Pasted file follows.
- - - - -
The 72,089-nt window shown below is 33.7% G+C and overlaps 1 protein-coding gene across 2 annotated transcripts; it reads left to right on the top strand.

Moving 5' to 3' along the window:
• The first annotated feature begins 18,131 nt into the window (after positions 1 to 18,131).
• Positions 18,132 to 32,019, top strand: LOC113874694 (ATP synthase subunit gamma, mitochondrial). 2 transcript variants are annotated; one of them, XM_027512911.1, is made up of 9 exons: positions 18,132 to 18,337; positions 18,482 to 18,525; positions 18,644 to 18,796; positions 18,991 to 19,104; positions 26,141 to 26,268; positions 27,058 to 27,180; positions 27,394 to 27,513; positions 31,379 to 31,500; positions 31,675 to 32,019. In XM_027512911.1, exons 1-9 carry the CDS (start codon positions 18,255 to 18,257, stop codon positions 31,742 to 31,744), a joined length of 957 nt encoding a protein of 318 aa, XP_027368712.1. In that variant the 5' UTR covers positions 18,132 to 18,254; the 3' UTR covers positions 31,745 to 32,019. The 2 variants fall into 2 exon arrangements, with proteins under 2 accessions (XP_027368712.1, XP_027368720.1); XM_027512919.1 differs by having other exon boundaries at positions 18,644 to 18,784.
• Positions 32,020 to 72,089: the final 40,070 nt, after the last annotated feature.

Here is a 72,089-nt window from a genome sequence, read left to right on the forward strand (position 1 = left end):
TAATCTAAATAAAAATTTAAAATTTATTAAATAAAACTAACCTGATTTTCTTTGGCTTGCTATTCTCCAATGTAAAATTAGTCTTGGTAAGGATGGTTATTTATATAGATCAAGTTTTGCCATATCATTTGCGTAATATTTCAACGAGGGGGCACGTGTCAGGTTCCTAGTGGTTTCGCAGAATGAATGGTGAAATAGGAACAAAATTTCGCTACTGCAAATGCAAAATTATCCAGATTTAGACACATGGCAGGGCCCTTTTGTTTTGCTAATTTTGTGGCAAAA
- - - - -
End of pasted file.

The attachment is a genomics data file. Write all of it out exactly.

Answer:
The 72,089-nt window shown below is 33.7% G+C and overlaps 1 protein-coding gene across 2 annotated transcripts; it reads left to right on the top strand.

Moving 5' to 3' along the window:
• The first annotated feature begins 18,131 nt into the window (after positions 1 to 18,131).
• Positions 18,132 to 32,019, top strand: LOC113874694 (ATP synthase subunit gamma, mitochondrial). 2 transcript variants are annotated; one of them, XM_027512911.1, is made up of 9 exons: positions 18,132 to 18,337; positions 18,482 to 18,525; positions 18,644 to 18,796; positions 18,991 to 19,104; positions 26,141 to 26,268; positions 27,058 to 27,180; positions 27,394 to 27,513; positions 31,379 to 31,500; positions 31,675 to 32,019. In XM_027512911.1, exons 1-9 carry the CDS (start codon positions 18,255 to 18,257, stop codon positions 31,742 to 31,744), a joined length of 957 nt encoding a protein of 318 aa, XP_027368712.1. In that variant the 5' UTR covers positions 18,132 to 18,254; the 3' UTR covers positions 31,745 to 32,019. The 2 variants fall into 2 exon arrangements, with proteins under 2 accessions (XP_027368712.1, XP_027368720.1); XM_027512919.1 differs by having other exon boundaries at positions 18,644 to 18,784.
• Positions 32,020 to 72,089: the final 40,070 nt, after the last annotated feature.

Here is a 72,089-nt window from a genome sequence, read left to right on the forward strand (position 1 = left end):
TAATCTAAATAAAAATTTAAAATTTATTAAATAAAACTAACCTGATTTTCTTTGGCTTGCTATTCTCCAATGTAAAATTAGTCTTGGTAAGGATGGTTATTTATATAGATCAAGTTTTGCCATATCATTTGCGTAATATTTCAACGAGGGGGCACGTGTCAGGTTCCTAGTGGTTTCGCAGAATGAATGGTGAAATAGGAACAAAATTTCGCTACTGCAAATGCAAAATTATCCAGATTTAGACACATGGCAGGGCCCTTTTGTTTTGCTAATTTTGTGGCAAAA